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science -- that we can end the aids pandemic in the next 30 years. how exciting is that? >> but also how depressing is it when you look at this information that comes from the cdc that says more than half of the young people in the united states infected with hiv are not aware of it, people 13 to 24. 13 to 24 account for 26% of all the new hiv infections. those are people who should know better. we've had 30 years of medical research on this. >> yeah. but we actually can end aids by getting a small cohort of people around the world on to treatment. we have a small window of time. in the past for every new person we were getting on to treatment there were two new hiv infections. so the rate of hiv infections was always outpacing the number of people we could get on to treatment. when people are on treatment it's almost impossible for them to spread the hiv virus. with the tools we have right w now, with the distribution of condoms and hiv medications, you don't have to see statistics like that in 30 years. if these budget cuts go through, we'll be talking about why are these scary stati
a cupcake right before bed, ken jennings? >> i would. science has forced me. >> thumb sucking, bad for you. >> your dentist is right and psychiatrist was wrong. >> what is the biggest misconception? what is the wrongest advice that parents give to their kids? >> the thing i always -- this one is sort of serious. don't talk to strangers and parents take this very seriously and make their kids scared of strangers. this myth of a strange kidnapper in white van, that never happens. kids need to be comfortable talking to strangers so if they get lost they can find help. >> ken jennings, nice to have you with us. you can have breakfast, you can pick up the food off floort and you can run with scissors. >>> still ahead this morning, relentless rain to tell you about in the west that's already proven deadly. more rough weather on the way. we'll talk about that. and don't waste any time getting that flu shot this year. [ male announcer ] it's that time of year again. time for citi price rewind. because your daughter really wants that pink castle thing. and you really don't want to pay more than you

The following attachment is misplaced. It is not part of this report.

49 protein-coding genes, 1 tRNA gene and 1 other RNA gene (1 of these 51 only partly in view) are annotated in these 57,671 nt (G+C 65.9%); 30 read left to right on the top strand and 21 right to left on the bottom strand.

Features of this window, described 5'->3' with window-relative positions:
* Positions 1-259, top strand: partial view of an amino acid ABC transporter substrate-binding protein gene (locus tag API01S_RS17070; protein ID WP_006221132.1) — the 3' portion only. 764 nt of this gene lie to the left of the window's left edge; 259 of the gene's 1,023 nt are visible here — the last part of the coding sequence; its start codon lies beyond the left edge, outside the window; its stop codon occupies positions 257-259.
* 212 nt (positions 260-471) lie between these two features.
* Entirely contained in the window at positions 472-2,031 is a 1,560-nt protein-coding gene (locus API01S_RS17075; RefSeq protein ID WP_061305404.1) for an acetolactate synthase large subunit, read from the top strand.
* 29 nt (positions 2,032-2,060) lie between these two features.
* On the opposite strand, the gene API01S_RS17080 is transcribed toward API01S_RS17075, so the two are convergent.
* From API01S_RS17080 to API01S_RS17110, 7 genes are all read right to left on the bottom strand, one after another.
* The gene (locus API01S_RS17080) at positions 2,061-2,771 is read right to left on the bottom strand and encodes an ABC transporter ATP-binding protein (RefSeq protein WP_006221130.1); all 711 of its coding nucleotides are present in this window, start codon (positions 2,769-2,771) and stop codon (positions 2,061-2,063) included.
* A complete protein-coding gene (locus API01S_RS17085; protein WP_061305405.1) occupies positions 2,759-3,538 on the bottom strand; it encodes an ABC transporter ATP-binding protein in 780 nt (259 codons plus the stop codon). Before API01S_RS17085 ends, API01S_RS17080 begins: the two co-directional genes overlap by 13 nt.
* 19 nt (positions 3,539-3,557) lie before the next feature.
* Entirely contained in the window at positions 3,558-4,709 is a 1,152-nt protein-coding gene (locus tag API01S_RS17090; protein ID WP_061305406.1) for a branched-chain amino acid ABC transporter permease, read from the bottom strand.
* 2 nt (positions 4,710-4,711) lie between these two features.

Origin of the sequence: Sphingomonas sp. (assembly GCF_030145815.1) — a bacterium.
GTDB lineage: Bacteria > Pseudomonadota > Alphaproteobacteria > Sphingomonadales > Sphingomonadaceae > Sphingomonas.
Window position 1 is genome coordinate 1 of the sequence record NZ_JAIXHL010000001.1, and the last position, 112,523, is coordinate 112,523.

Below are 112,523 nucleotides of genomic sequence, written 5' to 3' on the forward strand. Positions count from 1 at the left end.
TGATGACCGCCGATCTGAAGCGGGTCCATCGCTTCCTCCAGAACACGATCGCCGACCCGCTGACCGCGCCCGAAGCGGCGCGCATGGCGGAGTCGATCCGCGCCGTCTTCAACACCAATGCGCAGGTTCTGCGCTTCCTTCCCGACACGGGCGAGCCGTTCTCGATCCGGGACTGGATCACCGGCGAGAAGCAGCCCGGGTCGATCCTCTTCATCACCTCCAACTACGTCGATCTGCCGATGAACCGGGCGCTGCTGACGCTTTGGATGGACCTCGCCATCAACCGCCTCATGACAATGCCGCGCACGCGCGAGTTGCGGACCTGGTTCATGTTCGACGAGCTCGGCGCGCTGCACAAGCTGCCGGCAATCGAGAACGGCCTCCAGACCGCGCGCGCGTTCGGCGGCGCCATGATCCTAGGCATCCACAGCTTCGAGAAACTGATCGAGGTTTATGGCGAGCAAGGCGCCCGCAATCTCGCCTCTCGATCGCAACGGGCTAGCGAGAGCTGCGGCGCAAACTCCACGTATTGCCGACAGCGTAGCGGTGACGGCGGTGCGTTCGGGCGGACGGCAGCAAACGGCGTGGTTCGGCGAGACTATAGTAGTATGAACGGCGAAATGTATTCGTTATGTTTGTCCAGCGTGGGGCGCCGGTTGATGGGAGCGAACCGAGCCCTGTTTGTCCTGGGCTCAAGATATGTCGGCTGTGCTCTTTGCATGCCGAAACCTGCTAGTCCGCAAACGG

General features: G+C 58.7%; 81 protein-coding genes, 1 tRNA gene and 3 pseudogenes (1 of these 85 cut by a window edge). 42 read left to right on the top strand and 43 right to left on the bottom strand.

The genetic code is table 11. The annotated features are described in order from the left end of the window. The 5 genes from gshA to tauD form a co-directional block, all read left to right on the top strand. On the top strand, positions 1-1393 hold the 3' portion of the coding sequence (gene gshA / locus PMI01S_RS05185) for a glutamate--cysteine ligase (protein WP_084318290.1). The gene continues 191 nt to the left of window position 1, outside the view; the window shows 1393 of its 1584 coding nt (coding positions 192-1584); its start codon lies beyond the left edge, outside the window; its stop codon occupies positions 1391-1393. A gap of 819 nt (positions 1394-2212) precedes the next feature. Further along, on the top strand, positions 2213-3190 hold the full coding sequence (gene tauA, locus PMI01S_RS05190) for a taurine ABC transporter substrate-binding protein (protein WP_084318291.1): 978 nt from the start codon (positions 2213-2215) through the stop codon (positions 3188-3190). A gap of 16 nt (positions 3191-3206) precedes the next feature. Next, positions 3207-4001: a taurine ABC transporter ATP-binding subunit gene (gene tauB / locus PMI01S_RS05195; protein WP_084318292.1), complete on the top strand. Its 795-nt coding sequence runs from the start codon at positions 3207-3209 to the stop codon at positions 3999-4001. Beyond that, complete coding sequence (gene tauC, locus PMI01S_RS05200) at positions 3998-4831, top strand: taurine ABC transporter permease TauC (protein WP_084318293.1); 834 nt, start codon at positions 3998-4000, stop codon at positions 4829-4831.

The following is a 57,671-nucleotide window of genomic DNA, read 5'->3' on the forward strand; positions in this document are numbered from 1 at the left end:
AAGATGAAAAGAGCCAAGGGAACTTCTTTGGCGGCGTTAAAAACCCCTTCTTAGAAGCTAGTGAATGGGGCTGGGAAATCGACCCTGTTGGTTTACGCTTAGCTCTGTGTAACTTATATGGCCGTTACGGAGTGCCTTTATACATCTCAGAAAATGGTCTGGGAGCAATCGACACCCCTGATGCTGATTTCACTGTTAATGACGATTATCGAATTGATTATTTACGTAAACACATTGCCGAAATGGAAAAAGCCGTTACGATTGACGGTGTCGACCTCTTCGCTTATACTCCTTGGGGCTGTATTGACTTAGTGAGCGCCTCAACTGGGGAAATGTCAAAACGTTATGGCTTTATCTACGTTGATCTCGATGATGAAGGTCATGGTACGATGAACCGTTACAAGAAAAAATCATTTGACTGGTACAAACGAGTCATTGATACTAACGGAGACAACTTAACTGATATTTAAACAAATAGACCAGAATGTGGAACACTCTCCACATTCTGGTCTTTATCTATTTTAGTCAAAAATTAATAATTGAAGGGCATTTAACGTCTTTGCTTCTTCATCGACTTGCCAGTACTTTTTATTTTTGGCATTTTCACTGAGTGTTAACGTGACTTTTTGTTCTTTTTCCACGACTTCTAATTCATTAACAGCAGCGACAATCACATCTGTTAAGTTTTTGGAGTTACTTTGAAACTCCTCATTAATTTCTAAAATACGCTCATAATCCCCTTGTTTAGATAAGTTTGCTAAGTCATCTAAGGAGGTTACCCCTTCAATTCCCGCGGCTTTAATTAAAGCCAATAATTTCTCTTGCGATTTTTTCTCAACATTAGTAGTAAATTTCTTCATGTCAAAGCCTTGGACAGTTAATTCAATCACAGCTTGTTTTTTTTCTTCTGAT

says it intends to launch a rocket. it claims it's for science and he research purposes some time between december 10th and december 22nd. >>> we're getting our first look at ashton kutcher as steve jobs. resemblance from a young jobs right out of the garage is striking. it will premiere at the film festival in january. >> it really works. >> it does work. >> the average person today will process more data in a single day than a person did -- internet, computer and make it visual to show all the patterns within it and turn those patterns into some kind of an action, because you can really change lives. that is the press of a new premise called big data. "the human face of big data" ," new book, showing us how it's already giving us information. a day in the life book series. good morning. nice to have you with us. >> thanks for having me here. >> data is the new oil and you look for patterns. explain to me why that is and how patterns have a value. >> my 10-year-old son has heard me on the phone saying big data. and he said what is it? >> imagine if you're looking through one eye
Search Results 0 to 2 of about 3